ICT cluster developments in European cities during the 1990's: developoment patterns and policy lessons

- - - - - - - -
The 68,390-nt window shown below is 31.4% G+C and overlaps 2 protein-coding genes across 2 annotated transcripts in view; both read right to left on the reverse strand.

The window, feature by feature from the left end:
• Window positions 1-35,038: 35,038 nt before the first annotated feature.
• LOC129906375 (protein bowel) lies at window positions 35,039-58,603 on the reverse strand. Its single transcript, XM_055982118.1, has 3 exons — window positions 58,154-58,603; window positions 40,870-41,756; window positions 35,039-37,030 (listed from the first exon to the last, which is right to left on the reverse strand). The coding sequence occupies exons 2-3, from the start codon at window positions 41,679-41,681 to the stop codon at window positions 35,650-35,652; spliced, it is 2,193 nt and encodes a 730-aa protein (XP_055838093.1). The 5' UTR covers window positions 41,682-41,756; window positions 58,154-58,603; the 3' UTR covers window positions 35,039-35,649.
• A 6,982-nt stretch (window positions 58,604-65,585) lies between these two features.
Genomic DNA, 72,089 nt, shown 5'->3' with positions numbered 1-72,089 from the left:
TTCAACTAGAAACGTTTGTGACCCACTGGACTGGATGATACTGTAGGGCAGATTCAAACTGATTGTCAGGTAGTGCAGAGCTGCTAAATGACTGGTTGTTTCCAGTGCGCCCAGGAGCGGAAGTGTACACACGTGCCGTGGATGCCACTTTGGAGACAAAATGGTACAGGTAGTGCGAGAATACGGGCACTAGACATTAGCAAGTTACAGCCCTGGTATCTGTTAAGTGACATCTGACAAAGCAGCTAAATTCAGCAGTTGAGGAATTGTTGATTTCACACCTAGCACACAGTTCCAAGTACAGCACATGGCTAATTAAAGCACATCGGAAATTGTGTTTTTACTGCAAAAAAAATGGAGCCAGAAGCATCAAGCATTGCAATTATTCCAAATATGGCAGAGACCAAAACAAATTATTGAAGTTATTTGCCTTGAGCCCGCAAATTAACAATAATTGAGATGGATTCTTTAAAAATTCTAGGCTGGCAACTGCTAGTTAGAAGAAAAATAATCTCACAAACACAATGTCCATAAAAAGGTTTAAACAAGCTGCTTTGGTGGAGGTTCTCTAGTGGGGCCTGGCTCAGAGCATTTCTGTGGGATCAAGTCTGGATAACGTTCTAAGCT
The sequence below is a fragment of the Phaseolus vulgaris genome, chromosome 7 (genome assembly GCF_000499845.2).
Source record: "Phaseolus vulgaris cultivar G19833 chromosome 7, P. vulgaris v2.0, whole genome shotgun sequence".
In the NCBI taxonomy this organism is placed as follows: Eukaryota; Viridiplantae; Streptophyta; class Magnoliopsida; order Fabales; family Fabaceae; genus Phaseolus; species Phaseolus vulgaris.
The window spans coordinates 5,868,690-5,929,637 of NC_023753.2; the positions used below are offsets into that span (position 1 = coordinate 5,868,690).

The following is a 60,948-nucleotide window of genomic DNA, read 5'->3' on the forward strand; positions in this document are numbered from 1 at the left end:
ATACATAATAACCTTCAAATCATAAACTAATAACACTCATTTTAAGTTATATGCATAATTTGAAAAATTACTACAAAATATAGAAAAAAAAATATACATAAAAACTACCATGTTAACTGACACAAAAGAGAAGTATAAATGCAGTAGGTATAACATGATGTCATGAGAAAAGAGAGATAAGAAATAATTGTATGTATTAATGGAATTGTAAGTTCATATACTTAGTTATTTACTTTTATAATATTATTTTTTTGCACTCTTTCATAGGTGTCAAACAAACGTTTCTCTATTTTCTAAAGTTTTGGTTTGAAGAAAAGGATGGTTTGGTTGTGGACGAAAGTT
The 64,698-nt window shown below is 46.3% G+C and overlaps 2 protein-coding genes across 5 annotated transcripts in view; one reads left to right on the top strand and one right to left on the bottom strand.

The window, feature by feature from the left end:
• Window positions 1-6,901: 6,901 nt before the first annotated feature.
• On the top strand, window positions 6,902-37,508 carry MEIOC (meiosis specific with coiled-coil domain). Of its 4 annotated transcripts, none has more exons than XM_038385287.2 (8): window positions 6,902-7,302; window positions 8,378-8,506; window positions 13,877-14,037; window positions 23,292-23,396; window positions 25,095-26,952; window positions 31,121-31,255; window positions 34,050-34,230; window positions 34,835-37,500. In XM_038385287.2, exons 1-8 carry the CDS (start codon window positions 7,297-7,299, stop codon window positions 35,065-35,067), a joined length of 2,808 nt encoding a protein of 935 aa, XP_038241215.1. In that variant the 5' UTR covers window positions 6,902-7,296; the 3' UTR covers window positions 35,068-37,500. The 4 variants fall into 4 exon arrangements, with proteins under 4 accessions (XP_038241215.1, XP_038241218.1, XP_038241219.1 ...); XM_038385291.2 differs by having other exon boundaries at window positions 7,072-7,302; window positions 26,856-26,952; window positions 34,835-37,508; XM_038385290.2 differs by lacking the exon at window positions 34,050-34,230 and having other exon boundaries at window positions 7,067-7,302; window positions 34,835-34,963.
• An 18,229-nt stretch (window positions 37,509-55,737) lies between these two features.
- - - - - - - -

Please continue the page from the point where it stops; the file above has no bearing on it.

The paper is based on a research project called "MUTEIS"(Macro-economic and Urban Trends in Europe's Information Society), a research project designed to get a better understanding of the different patterns of growth of cities and their ICT clusters in 12 urban regions across Europe. The research reveals developments over the 1990's, starting a few years before the dot.com hype, end ending with the first signs of the dot.com crises. The paper is based on the results of fieldwork in two different kind of regions in Finland, Ireland, Sweden and The Netherlands. One region being the national frontrunner in taking up ICT, the other being more remote, but apparently successful in ICT too. While Europe as a whole seems to have been slow in its transition towards the new, digital economy, these smaller European economies actually witnessed a rapid uptake in computer- and internet use and in ICT investment more generally over the second half of the 1990's, accompanied by a remarkable growth and employment performance over those same years. However, behind the aggregate stories of success, sometimes initiated by the private sector, sometimes by public authorities, we can see significant differences in the regional and urban development patterns in the field of ICT- and Internet use. We aim to get a better understanding of these disparities. What are the triggers for growth of an ICT-cluster? How does it affect the growth of the region - and vice versa? Which parameters constitute the critical factors for a region's success - or failure? What do the development roadmaps look like? Are they market-driven or government-driven, or rather based on new forms of partnership? How about the impact of the European and national institutional frameworks? Does policy matter? The quantitative part of the analysis is based on statistical data. It describes the size, composition and growth patterns of the ICT sectors over the 1990's. The paper reveals some interesting findings relative to the size, the location and the national hierarchy of urban regions themselves. This is followed by an in-depth analyses of qualitative differences between the ICT-clusters in the urban regions. This part of the paper is based on available data, existing documents and approx. 20 interviews in each region. The successful regions witnessed a more rapid diffusion of IST goods and services throughout their economies, appeared to be better equipped to exploit some of the new digital growth opportunities, adapted existing "old" economic activities to the new e-business environment and more generally learnt more from the new opportunities to exploit those advantages across the European Union. Furthermore, the national policy makers appeared to be more aware of the increasingly limited degrees of freedom of their national policy actions, liberalising more rapidly their national telecommunications monopolies.
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